# floppy b string question

Discussion in 'Strings [BG]' started by allan grossman, Dec 13, 2001.

1. ### allan grossman

Sep 8, 2001
surreal city, usa
Can someone explain floppy B strings to me? I really don't understand why if we use identical strings (so string tension is identical) and an identical scale length (so vibrating string length is the same) that there can be so much difference between basses.

My Lakland and Cirrus are both 35" basses with solid B strings. A few months ago I had a 34" SR406 with a really solid B string but the 34" Fury 6 I had was floppy as all get-out.

I really don't understand this - and I have a pretty solid physics background. The only thing that makes any sense to me is that if the string is anchored at both ends, something else must be bending to contribute to that floppiness - maybe the neck?

Any insight someone can share would be appreciated.

thanks -

allan

2. ### Joris

A B-string has a higher mass than other strings, therefor it will have a larger amplitude with the same amount of vibration energy. IOW, a fat string will move more than a thin string.

Furthermore, the stiffness of the neck comes into play. So a weak neck will bend more to the vibrations of the strings and dampen the lowest frequencies before the string starts to rattle.

Action (string height and neck tension) is another factor. With the string closer to the fretboard, it's likely to hit the frets sooner.

3. ### allan grossman

Sep 8, 2001
surreal city, usa
That's pretty much what I figured, Joris - if all other things are equal than it seems to me that it's the neck that must be moving around.

I understand the higher mass and therefore higher amplitude of string vibrations - what I didn't understand was the difference in string tension if all other things are equal - and you pretty much answered that.

thanks -

allan

4. ### AllodoX

The bigger the saddle on your bridge is, the more solid the b-string will be..

5. ### Joris

Ibanez basses are known for their low fat sound, yet their newer series use monorail bridges, i.e. one small bridge (and saddle) per string.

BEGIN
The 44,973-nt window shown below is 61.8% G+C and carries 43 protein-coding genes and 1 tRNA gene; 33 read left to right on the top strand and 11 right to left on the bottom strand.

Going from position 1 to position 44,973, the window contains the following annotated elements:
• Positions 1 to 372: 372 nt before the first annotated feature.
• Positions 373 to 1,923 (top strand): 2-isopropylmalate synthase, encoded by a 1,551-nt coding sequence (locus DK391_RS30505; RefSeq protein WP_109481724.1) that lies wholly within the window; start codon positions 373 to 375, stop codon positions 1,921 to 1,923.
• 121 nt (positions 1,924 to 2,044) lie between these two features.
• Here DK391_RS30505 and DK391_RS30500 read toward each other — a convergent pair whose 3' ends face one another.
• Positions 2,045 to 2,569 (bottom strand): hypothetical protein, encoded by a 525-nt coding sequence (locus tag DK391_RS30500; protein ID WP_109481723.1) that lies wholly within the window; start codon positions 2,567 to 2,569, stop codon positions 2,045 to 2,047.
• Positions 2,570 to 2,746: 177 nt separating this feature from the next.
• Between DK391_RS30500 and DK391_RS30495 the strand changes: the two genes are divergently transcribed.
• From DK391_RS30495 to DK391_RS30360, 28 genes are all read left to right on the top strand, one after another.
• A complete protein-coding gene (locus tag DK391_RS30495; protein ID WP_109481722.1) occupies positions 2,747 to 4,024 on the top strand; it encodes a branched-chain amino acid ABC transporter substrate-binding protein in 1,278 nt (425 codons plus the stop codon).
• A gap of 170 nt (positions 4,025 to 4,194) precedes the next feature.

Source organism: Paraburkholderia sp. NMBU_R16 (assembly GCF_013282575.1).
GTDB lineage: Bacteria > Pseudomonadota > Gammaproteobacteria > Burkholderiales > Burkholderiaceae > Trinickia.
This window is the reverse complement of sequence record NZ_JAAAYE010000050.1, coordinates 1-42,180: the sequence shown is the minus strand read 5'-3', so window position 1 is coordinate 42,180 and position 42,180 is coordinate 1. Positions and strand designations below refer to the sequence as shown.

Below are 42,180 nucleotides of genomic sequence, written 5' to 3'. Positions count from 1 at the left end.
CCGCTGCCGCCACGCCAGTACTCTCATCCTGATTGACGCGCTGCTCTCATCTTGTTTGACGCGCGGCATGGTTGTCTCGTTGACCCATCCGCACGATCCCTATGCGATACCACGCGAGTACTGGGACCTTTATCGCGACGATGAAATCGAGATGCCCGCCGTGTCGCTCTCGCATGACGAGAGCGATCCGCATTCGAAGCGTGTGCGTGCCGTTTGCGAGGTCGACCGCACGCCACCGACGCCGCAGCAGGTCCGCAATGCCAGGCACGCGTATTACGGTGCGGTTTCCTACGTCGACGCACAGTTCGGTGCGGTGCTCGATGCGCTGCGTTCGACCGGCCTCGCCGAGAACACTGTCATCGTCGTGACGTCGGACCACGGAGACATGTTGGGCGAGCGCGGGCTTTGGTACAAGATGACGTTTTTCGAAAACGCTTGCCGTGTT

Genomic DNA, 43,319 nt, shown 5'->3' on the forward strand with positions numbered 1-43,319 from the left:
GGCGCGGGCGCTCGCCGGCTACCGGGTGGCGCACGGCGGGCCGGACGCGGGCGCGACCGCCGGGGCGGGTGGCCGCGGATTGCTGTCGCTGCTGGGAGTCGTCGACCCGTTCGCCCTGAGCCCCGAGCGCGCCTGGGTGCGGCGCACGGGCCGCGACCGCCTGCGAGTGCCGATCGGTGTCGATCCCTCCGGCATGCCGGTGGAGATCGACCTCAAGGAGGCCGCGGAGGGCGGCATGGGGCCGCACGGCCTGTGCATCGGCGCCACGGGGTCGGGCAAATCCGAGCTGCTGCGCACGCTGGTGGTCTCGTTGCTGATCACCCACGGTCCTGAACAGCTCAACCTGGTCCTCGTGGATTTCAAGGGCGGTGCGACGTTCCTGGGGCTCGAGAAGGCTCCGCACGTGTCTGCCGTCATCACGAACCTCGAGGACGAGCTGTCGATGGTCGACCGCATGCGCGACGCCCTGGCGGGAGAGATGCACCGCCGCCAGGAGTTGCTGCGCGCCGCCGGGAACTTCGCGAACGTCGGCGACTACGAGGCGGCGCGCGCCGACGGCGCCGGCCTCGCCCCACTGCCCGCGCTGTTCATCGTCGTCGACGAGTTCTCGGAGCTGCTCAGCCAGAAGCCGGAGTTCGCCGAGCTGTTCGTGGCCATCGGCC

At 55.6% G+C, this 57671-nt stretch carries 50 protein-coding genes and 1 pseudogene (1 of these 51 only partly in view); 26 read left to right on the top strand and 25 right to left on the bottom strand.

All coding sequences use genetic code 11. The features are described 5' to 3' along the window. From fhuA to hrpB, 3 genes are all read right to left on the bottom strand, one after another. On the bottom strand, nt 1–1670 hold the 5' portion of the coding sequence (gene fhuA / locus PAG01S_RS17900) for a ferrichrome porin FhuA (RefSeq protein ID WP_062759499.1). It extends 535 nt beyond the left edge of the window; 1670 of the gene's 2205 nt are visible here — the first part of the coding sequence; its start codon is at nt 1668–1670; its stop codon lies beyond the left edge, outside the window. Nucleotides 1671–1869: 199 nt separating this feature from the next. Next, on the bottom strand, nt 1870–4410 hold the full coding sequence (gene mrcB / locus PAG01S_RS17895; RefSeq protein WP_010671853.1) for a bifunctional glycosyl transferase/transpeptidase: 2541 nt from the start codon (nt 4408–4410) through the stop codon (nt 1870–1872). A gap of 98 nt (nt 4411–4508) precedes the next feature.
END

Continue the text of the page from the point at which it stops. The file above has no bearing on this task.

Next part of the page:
6. ### merlin

*tosses coin* hmmm sorry buddy, i'm just going to try this in strings. I mean yeah it can go in here but its fundamentally a string question.

Merls

7. ### allan grossman

Sep 8, 2001
surreal city, usa
<b>merlin said...</b>

*tosses coin* hmmm sorry buddy, i'm just going to try this in strings. I mean yeah it can go in here but its fundamentally a string question.

Yeah, I tossed the same coin and figured it was a bass construction question. Doesn't matter to me, though - people will get it in either place

cheers,

allan

8. ### AllodoX

If the string has a big " pad " where it sits on on the bridge, the sound will be fatter.

it's not the width of the saddle, but the length of the saddle...

e.g. if the saddle is a 0.5x0.5 cm one, it will sound ok..

but if it was a 0.5x1 cm one.. where the string would lay on the 1 cm side.. e.g. 1 cm of saddle under the length of the string.. it will sound a lot fatter.

that's why most cheap basses sound like sh.ite... because they have a very thin bridge with small sadles.. not much contact, little resonance from the wood.. crappy sound..

see the picture...

9. ### Joris

Yes, I see

Never thought of it that way. Thanks for drawing it!

10. ### AllodoX

Ofcourse i meant " bad " resonance in the picture..

grmbl mini-notebook keyboards

11. ### Marty Forrer

Sep 27, 2000
Napier, New Zealand.
Some B strings are tighter than others. The April 96 issue of Bass Player had a shootout of strings that, amongst other things, rated the strings for tension. I believe this article is still archived at the BP site.